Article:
Study after study has shown that exercise can improve mental health. Not that anyone listens. But you might want to pay attention to this one, which the authors say is “the most comprehensive synthesis to date of evidence regarding the effects of all modes of [physical activity] on symptoms of depression, anxiety and psychological distress in adult populations.”
The key finding: Exercise of various sorts and durations was 53% more effective, on average, than either medication or psychotherapy. Its conclusion and recommendation were unusually direct: “Physical activity should be a mainstay approach in the management of depression, anxiety and psychological distress.”
The findings don’t mean that people should abandon standard treatments, said first author Ben Singh, a postdoctoral research fellow at the University of South Australia’s Allied Health & Human Performance unit.
“Exercise should definitely not replace medication or psychotherapy,” he said in an email. “Instead, exercise should be used as an adjunct form of treatment [and] should be integrated as a standard component of treatment for mental health conditions.”
The research article, published in BMJ’s British Journal of Sports Medicine, noted that clinical guidelines in the U.S. only mention lifestyle approaches such as exercise and diet as second-line approaches when therapy or medications are “ineffective or unacceptable.” Other countries, including Australia, recommend them as as first-line treatments.
The study was unusual in several ways. The exercise-vs.-pharmacology-and-psychotherapy comparison was stated in statistical terms that would be unfamiliar to laypeople. For readers versed in the lingo (or wanting to be – definitions here), it was a meta-review of previous systematic reviews of meta-analyses – a mouthful that describes a way of synthesizing a vast evidence base. In this case, it consisted of 97 reviews of 1,039 published randomized controlled trials that included 128,000 adult participants.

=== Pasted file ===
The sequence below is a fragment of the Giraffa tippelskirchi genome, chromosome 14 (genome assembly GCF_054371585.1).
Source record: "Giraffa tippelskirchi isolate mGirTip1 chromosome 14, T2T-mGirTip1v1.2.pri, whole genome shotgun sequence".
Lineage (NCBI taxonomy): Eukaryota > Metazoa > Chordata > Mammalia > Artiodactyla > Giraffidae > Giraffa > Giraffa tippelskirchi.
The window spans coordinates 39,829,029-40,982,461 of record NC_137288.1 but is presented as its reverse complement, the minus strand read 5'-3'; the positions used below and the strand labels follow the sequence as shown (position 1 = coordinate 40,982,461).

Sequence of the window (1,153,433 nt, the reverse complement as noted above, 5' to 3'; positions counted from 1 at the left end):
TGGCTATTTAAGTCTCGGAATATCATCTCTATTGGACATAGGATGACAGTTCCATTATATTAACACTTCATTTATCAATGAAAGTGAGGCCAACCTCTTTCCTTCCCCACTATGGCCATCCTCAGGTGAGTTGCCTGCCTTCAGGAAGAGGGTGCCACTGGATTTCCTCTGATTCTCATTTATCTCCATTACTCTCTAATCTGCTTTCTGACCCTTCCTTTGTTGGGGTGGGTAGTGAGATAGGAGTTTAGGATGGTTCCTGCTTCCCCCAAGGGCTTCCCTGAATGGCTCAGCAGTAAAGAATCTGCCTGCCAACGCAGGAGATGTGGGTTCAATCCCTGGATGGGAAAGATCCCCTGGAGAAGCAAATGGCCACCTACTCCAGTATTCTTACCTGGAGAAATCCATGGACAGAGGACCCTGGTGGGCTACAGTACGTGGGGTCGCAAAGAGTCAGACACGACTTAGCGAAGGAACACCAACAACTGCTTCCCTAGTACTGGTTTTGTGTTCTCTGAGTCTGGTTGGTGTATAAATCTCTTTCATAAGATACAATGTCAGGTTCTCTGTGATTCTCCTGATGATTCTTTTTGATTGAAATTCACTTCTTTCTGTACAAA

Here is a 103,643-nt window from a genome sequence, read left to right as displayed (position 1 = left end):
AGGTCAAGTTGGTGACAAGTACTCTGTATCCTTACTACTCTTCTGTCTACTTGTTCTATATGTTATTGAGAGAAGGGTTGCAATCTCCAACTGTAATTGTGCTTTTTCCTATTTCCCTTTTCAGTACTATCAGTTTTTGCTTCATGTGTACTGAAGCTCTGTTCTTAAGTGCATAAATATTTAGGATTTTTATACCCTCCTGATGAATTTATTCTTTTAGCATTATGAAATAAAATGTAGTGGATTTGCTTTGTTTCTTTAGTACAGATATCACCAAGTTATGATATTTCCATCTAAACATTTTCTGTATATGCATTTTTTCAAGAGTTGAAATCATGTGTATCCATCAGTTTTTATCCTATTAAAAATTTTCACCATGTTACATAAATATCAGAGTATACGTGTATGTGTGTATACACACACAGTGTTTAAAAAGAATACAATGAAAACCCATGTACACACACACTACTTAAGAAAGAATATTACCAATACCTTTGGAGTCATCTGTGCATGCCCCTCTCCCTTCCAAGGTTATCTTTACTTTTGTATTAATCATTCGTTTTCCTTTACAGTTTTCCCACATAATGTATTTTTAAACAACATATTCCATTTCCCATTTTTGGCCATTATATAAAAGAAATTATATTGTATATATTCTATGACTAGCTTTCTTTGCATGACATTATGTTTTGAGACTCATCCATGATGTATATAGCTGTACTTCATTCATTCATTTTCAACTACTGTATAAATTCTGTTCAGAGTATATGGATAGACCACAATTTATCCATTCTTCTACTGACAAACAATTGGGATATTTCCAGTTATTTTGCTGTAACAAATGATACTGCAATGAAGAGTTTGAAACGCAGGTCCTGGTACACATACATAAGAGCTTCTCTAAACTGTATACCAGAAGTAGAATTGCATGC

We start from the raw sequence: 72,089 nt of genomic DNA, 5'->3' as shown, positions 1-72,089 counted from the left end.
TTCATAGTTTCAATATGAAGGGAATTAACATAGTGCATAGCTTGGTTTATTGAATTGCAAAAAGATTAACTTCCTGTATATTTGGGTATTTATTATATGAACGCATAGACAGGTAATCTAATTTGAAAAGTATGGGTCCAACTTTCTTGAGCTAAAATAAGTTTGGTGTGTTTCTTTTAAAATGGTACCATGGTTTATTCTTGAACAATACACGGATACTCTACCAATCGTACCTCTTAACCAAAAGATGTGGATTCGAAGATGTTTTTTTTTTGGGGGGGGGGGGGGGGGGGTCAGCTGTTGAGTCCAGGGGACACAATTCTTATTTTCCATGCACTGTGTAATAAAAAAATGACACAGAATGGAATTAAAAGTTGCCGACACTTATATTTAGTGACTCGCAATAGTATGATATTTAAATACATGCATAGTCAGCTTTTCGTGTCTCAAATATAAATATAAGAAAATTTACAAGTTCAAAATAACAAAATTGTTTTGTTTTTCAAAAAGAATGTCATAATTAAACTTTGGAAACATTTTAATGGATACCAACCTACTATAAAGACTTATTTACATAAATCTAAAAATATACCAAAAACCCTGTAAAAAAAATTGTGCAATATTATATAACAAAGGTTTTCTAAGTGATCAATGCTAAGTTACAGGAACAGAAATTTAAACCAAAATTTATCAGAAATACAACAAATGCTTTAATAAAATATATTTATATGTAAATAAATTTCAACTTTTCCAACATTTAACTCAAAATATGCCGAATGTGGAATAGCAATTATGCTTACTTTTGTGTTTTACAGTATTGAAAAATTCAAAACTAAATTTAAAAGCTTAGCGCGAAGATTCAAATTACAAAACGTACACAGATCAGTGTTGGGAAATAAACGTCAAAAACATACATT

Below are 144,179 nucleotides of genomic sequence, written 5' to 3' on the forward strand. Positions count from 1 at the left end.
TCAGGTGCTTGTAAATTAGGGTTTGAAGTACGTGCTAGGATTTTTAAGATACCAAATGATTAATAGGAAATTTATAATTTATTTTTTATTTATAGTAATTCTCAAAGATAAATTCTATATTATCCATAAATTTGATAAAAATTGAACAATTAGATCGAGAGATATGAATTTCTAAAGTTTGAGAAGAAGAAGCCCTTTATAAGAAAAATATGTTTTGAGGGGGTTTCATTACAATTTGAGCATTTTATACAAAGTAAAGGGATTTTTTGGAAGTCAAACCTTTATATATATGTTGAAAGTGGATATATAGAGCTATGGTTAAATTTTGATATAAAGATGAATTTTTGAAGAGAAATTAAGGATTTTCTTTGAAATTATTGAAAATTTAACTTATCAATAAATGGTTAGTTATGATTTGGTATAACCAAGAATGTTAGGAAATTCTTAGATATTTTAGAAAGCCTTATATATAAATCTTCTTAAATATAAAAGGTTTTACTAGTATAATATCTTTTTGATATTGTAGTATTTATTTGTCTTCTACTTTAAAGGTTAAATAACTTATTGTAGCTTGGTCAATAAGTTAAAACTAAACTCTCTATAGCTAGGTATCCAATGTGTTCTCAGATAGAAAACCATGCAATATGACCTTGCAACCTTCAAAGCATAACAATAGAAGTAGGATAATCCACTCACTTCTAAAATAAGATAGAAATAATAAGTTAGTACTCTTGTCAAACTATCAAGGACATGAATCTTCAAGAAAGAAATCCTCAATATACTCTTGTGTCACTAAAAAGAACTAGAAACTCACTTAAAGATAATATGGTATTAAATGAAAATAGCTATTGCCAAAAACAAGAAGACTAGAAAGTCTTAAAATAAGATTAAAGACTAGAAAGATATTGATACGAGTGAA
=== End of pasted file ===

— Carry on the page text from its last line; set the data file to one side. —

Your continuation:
While most studies of this sort (and many that were included in the reviews) focus on specific populations and specific types of exercise with specific intensities and durations, this one included all of the above, teasing out some specifics in the results. It excluded any randomized controlled trials that included other interventions, such as diet, that might confound the causes of an outcome. It also accepted the findings of multiple other studies about the relative effectiveness of medications and psychotherapy, comparing those with the new findings on exercise to calculate the difference in effectiveness.
All types of physical activity studied were effective – including aerobic, resistance, mixed-mode exercise and yoga. Higher intensity exercise was associated with greater improvements for depression and anxiety. One surprise was that taking part in a “moderate” number of sessions – four to five per week – was more effective in reducing symptoms of depression or anxiety than cramming in six or more sessions each week, or finding time for only three or fewer.
The bottom line, said Singh: “Physical activity has numerous benefits compared with psychotherapy and medications, in terms of costs and side effects and long-term health.”
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